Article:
When my wife moved into my apartment three and a half years ago I said to my mother, “If we survive this process we’ll probably get married.” Whenever two people begin the nitty-gritty of becoming a couple the sparks will fly.

Over the years Annie accumulated stuff – lots of stuff. When she moved into my apartment she brought all of it with her. During our first weeks of cohabitation I couldn’t find a place to sit. Annie’s things took up every square inch of room. I’m not a neat freak by any stretch of the imagination but the clutter was giving me anxiety attacks. Collected from her many travels to France, Italy, Russia, World Market and Home Goods, Annie had formed an emotional attachment to her possessions. So whenever I said, “Do you really need this shit?’ she’d usually respond, “You like your stuff. Why don’t you like mine?”

Moi? I never had much stuff. Whenever I moved I managed to pack everything into a van. Now life with Annie was awfully crowded. While most couples fight about money or sex Annie and I always fight about clutter. She tolerates it. I hate it. I finally blew my stack when she brought home an old Singer sewing machine complete with a cabinet and seat.

“What in the name of God are you going to do with that thing?’ I yelled.

“I like to sew.”

“It’s going to rot on our porch. You’ll never use it!”

“It only cost twenty dollars.”

“I’ll give you thirty dollars to throw it out.”

My prediction was right. Annie never used the sewing machine. It gathered dust for three years and became the lodestone of all my clutter angst. Whenever we argued about housekeeping issues I’d always bring up the sewing machine.

“I bought two chairs for the living room,” she once said, triumphantly dragging in her latest “discovery.”

“We don’t need any chairs,” I said, surveying our cramped living room.

“Sure we do. What if we have guests?”

“I’ll make you a deal. Get rid of the sewing machine and you can have the chairs.”

“I’ll make you a deal. “ I’ll keep the chairs and the sewing machine and you can shut the fuck up.”

It was then I realized that Annie was always going to be a pack rat and, if I wanted to build a life with her, I was going to have to make some mental accommodations. Besides, I was winner in this deal. Annie is beautiful, smart, funny, kind, a good cook and a positive person. Why she married a cranky, overweight stick in the mud like me is beyond my comprehension. While we still fight over her stuff, I decided clutter would never be a deal breaker. You have to love people as they are, not how you want them to be. We survived the process and got married. But when it came time to move into our new home, we had to revisit the subject of Annie’s stuff.

“It can’t all go with you,” I said. “The house is too small.”

“We have a garage and a basement!” Annie said. “We have plenty of room.”

“And you’ll fill them to the brim,” I said. “I love you, but I have to put my foot down.”

So we had a garage sale and Annie agreed to part with her sewing machine for fifty dollars. I hate running garage sales because they attract wackos. During my parents’ garage sale twenty years ago the first guy who showed up asked, “Are you selling any guns? Nazi stuff? SS Daggers? ” My dad chased him away. While we didn’t have any guys trying to buy weapons on the cheap, Annie and I encountered people who thought they were in a Middle Eastern Bazaar.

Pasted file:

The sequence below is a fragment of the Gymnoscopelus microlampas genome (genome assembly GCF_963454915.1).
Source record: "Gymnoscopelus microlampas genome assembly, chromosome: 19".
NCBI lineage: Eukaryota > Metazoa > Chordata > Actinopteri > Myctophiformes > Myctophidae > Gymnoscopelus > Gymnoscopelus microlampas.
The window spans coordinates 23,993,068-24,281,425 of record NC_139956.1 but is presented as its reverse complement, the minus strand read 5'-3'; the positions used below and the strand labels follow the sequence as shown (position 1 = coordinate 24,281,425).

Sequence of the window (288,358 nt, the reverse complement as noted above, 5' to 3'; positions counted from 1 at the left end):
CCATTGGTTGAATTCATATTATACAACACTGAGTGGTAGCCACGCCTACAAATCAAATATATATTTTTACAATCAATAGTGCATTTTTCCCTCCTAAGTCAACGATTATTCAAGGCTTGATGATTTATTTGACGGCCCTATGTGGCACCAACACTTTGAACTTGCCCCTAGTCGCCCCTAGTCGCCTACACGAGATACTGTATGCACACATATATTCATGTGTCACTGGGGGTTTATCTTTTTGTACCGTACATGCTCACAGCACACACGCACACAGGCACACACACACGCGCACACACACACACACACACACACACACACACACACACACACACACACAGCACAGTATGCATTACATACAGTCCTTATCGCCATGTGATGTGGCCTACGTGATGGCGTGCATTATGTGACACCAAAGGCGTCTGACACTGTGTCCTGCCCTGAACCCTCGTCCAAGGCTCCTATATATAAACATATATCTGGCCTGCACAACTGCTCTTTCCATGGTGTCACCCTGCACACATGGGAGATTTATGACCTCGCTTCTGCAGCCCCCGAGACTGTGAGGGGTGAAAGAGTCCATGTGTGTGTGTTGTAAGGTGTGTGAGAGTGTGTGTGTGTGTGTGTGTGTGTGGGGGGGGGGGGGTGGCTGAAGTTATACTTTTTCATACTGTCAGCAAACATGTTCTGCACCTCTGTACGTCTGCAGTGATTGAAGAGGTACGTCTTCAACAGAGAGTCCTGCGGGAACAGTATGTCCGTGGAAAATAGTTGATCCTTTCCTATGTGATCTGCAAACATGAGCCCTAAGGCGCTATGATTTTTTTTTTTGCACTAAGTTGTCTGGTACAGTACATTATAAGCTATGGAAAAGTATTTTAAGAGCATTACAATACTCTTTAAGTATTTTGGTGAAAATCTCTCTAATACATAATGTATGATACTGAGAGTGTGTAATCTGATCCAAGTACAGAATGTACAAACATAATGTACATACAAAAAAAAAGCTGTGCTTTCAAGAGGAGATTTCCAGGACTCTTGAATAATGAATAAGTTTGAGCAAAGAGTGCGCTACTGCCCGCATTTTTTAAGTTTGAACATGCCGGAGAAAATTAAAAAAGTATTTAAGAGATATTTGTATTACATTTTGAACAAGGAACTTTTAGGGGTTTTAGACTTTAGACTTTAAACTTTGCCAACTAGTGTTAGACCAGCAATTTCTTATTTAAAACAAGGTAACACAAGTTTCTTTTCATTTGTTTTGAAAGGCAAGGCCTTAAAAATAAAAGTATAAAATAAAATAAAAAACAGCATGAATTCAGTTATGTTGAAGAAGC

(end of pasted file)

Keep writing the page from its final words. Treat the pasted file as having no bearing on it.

Sweating under the blazing sun, I rebuffed legions of oddballs offering ten cents on items priced for two dollars. “I’d rather give it to the Goodwill” was my standard reply. To Annie’s surprise I took firm control of the garage sale, shamed the cheapskates, haggled for reasonable offers and managed to offload a good chunk of our stock. An old lady even bought the sewing machine stand and chair for fifteen bucks. I couldn’t sell her the actual machine. “I already have three,” she said. Hoarders of the world unite.

Near the end of the sale we were inundated with customers, figuring we’d be tired and sell everything for a song. That’s when a lady with an avaricious gleam in her eye asked about the sewing machine.

“Forty bucks,” I said.

“I can only afford to give you ten,” she said.

The machine was plugged in so I turned it on. “See, it works fine. All metal. Made in England. You can’t find these anymore.”

“Ten,” the lady repeated.

“Sorry, but no.” The lady walked away in a snit. Five minutes later she came back.

“Fifteen,” she said.

“Lady, I’ll give it to you for thirty. Final price.”

The woman caved and opened her purse. When she handed me three tens I spied several $100 dollar bills in her wallet. Pleading poverty my ass.

Sale ended, I grabbed a beer and lit up a cigar. Annie, who had taken a break from the heat, came back outside, amazed to find her sewing machine was gone.

“You wanted fifty,” I said, “I sold the stand for $15 and the machine for $30. So you made a $25 profit.”

“I had no idea you were  such a good salesman.”

“You forget dear,” I said. “I used to be a waiter. Unloading overpriced crap on people was my specialty.”

Despite the garage sale, when moving day came, we filled a large truck to capacity. “How the hell did you cram all that into a small two bedroom apartment?” my landlord said, looking at the truck in awe.

“It wasn’t easy,” I said, handing him the keys.

Annie and I are now in our new house. Half our stuff is in boxes and our garage is packed to the rafters. As the months go by we’ll sort it all out. Until then I’ll just have to make peace with disorder. I owe my wife that much. The junk I brought into our marriage was just as messy, large and infuriating – it just didn’t take up physical space. Annie has dealt with my stuff with unwavering patience and love. I’m a lucky guy.

But I’m happy that damn sewing machine is gone.

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